‘Levelling up’ the UK starts with schools

The writer, a former Tory education secretary, is co-founder of Social Mobility Pledge

Levelling up Britain is vital. It’s not just about building a fairer Britain, it’s about how we underwrite the country’s long-term success. But a government committed to erasing disadvantage must walk the talk when it comes to schools and education investment, in terms of both how much investment there is and how it is targeted.

To borrow the words of the Welsh socialist Nye Bevan, politics is “the language of priorities”. Prime Minister Boris Johnson’s priorities will ultimately be judged less on his slogans and more on his government’s impact on people’s day-to-day lives.

This century will be won by those nations that win the battle for talent. Business, the ultimate opportunity enabler, knows that as well as any government. Current levels of unequal access to opportunity harm communities, our economy and politics. 

Education should be at the heart of levelling up, ensuring young people are equipped to take advantage of opportunities, including brand new careers in a green economy of the future. It’s a crucial part of transforming the UK into a high-skilled, high-salary, high-productivity economy that delivers on its promise of net-zero emissions.

The lack of full-time education for millions of children around the country since March, due to the Covid-19 shutdowns, is therefore a strategic economic risk for Britain that stands alongside a generational challenge like climate change.

Fresh analysis this week by the Education Policy Institute shows that even before coronavirus, closing the gap in education outcomes between less and more privileged students had stopped, and possibly even gone into reverse.

Much of the talk from ministers on levelling up has been in relation to funding for the north of England on areas of physical infrastructure. In reality, irrespective of new roads, rail or broadband, what will truly make the difference in transforming Britain will be successful investment in developing our young people.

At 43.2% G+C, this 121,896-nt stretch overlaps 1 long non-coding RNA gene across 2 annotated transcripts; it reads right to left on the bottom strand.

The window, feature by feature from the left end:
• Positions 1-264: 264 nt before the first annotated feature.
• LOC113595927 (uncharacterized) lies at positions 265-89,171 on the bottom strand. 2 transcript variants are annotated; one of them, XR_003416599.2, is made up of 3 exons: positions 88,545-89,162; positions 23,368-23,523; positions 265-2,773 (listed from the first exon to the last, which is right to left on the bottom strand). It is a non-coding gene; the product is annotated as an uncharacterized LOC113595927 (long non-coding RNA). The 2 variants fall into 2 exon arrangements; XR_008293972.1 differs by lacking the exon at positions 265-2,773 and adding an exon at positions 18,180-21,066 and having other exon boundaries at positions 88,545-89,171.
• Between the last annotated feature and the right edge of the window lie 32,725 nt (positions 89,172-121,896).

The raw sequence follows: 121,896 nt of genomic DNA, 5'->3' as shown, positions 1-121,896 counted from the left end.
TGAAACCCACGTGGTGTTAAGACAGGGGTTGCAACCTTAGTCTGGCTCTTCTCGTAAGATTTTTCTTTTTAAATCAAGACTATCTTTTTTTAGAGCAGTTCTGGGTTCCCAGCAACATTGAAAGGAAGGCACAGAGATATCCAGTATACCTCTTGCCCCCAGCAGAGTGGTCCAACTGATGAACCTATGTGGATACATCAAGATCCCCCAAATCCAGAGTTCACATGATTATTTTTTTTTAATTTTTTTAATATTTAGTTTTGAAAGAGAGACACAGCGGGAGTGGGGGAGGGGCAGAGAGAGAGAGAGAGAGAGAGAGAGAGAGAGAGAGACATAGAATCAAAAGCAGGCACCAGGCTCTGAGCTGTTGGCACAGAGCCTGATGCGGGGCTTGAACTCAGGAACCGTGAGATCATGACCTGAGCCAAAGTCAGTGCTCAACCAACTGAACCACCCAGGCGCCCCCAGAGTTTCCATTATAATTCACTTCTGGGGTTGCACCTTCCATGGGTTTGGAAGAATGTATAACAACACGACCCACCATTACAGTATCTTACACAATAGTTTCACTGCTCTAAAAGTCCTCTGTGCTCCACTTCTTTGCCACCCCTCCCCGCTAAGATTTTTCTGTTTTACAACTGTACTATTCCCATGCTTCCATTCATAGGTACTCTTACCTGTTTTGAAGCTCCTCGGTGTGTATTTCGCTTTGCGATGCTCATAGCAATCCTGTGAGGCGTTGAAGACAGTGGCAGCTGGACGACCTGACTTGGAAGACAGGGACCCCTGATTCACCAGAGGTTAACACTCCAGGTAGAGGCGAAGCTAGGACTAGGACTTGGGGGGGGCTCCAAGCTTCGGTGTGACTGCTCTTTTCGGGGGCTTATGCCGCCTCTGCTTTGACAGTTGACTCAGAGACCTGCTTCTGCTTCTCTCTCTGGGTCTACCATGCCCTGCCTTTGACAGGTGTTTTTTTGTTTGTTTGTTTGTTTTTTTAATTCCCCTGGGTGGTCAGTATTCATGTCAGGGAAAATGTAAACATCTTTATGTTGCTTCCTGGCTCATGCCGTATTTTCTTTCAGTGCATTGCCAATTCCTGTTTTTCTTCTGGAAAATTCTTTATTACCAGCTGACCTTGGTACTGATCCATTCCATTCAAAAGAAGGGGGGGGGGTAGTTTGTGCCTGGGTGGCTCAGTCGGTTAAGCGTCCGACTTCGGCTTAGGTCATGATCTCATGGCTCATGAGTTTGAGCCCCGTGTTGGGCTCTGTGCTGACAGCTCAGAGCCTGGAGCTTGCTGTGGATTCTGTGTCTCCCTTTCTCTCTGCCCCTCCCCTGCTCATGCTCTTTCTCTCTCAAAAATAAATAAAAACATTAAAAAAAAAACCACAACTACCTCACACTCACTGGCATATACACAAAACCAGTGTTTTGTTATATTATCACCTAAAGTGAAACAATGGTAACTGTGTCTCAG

That’s why the EPI’s message is so important. It reiterates that the battle to develop talent begins in the classroom and with education. Without urgent action now, we risk losing that battle.

The Treasury has spent billions on short-term Covid-19 emergency measures to support the economy. Yet Chancellor Rishi Sunak has invested only an extra £1bn to support schools in England and help children catch up on lost education. And half of that has already been clawed back by the Treasury, which announced an unfunded teacher pay rise just the next month.

In spite of all the rhetoric, education investment has so far been close to the bottom of Mr Sunak’s list of priorities. That needs to change. The chancellor said that he would do “whatever it takes” as he spent billions of taxpayers’ money supporting today’s economy. He must now recognise the same need for strong action to support tomorrow’s economy — with a plan for investing in education.

How extra funding is spent is also important. Although part will sensibly fund limited additional tutoring to help children catch up, by far the majority is going towards general school budgets.

For a government committed to levelling up, there are more targeted options that could have done the job better. Increasing the pupil premium for less-privileged children could have given schools direct extra educational resources. The Department for Education could establish an ambitious new wave of opportunity areas, working with schools, communities and businesses to improve education in identified social mobility coldspots.

Or use could be made of my own design, while secretary of state for education, of the schools funding formula, which explicitly allowed for the channelling of extra funds to schools in more deprived areas, addressing what I was already calling in 2017 the DfE “levelling up” agenda.

But instead ministers choose to uplift general schools funding, tilting the national funding formula away from the original pro-levelling up version towards a weaker approach. If the priority was to keep Tory backbenchers happy then the objective was achieved. If the priority was a stronger approach to eliminating disadvantage, then it deserves a grade U — for Unachieved.

The clock is ticking on how Mr Johnson’s plans for levelling up will be achieved. More than a year into his premiership, Mr Johnson must clearly define what he means by the term and outline how he plans to deliver on this complex but important national mission, including in our education system.

This is a moment of change for our country. It brings a real opportunity to redefine a Britain with a fairer, more successful future. For the young people who represent that future, we must make the most of it.

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